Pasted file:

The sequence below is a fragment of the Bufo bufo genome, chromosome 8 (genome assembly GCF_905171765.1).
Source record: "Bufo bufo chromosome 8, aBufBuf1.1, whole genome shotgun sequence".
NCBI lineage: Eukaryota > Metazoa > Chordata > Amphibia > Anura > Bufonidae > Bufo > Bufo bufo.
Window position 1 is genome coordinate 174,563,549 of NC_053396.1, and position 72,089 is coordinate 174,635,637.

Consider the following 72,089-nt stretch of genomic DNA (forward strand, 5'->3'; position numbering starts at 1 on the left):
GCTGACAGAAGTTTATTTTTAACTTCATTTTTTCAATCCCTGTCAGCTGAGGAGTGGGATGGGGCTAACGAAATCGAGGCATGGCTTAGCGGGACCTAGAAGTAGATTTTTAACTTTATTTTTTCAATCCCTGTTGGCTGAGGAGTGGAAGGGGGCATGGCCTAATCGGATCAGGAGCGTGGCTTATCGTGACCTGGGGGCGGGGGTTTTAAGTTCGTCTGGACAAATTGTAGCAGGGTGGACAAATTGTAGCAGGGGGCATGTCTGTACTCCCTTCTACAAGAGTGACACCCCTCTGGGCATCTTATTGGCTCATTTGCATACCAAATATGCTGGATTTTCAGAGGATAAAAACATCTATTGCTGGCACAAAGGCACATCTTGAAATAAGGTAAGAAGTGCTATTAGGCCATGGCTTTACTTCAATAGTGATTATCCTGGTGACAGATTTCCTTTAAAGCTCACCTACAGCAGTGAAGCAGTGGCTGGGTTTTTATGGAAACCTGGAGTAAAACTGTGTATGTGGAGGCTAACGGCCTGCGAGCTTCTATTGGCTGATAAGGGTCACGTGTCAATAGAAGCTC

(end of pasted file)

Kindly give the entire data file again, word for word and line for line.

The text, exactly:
The sequence below is a fragment of the Bufo bufo genome, chromosome 8 (genome assembly GCF_905171765.1).
Source record: "Bufo bufo chromosome 8, aBufBuf1.1, whole genome shotgun sequence".
NCBI lineage: Eukaryota > Metazoa > Chordata > Amphibia > Anura > Bufonidae > Bufo > Bufo bufo.
Window position 1 is genome coordinate 174,563,549 of NC_053396.1, and position 72,089 is coordinate 174,635,637.

Consider the following 72,089-nt stretch of genomic DNA (forward strand, 5'->3'; position numbering starts at 1 on the left):
GCTGACAGAAGTTTATTTTTAACTTCATTTTTTCAATCCCTGTCAGCTGAGGAGTGGGATGGGGCTAACGAAATCGAGGCATGGCTTAGCGGGACCTAGAAGTAGATTTTTAACTTTATTTTTTCAATCCCTGTTGGCTGAGGAGTGGAAGGGGGCATGGCCTAATCGGATCAGGAGCGTGGCTTATCGTGACCTGGGGGCGGGGGTTTTAAGTTCGTCTGGACAAATTGTAGCAGGGTGGACAAATTGTAGCAGGGGGCATGTCTGTACTCCCTTCTACAAGAGTGACACCCCTCTGGGCATCTTATTGGCTCATTTGCATACCAAATATGCTGGATTTTCAGAGGATAAAAACATCTATTGCTGGCACAAAGGCACATCTTGAAATAAGGTAAGAAGTGCTATTAGGCCATGGCTTTACTTCAATAGTGATTATCCTGGTGACAGATTTCCTTTAAAGCTCACCTACAGCAGTGAAGCAGTGGCTGGGTTTTTATGGAAACCTGGAGTAAAACTGTGTATGTGGAGGCTAACGGCCTGCGAGCTTCTATTGGCTGATAAGGGTCACGTGTCAATAGAAGCTC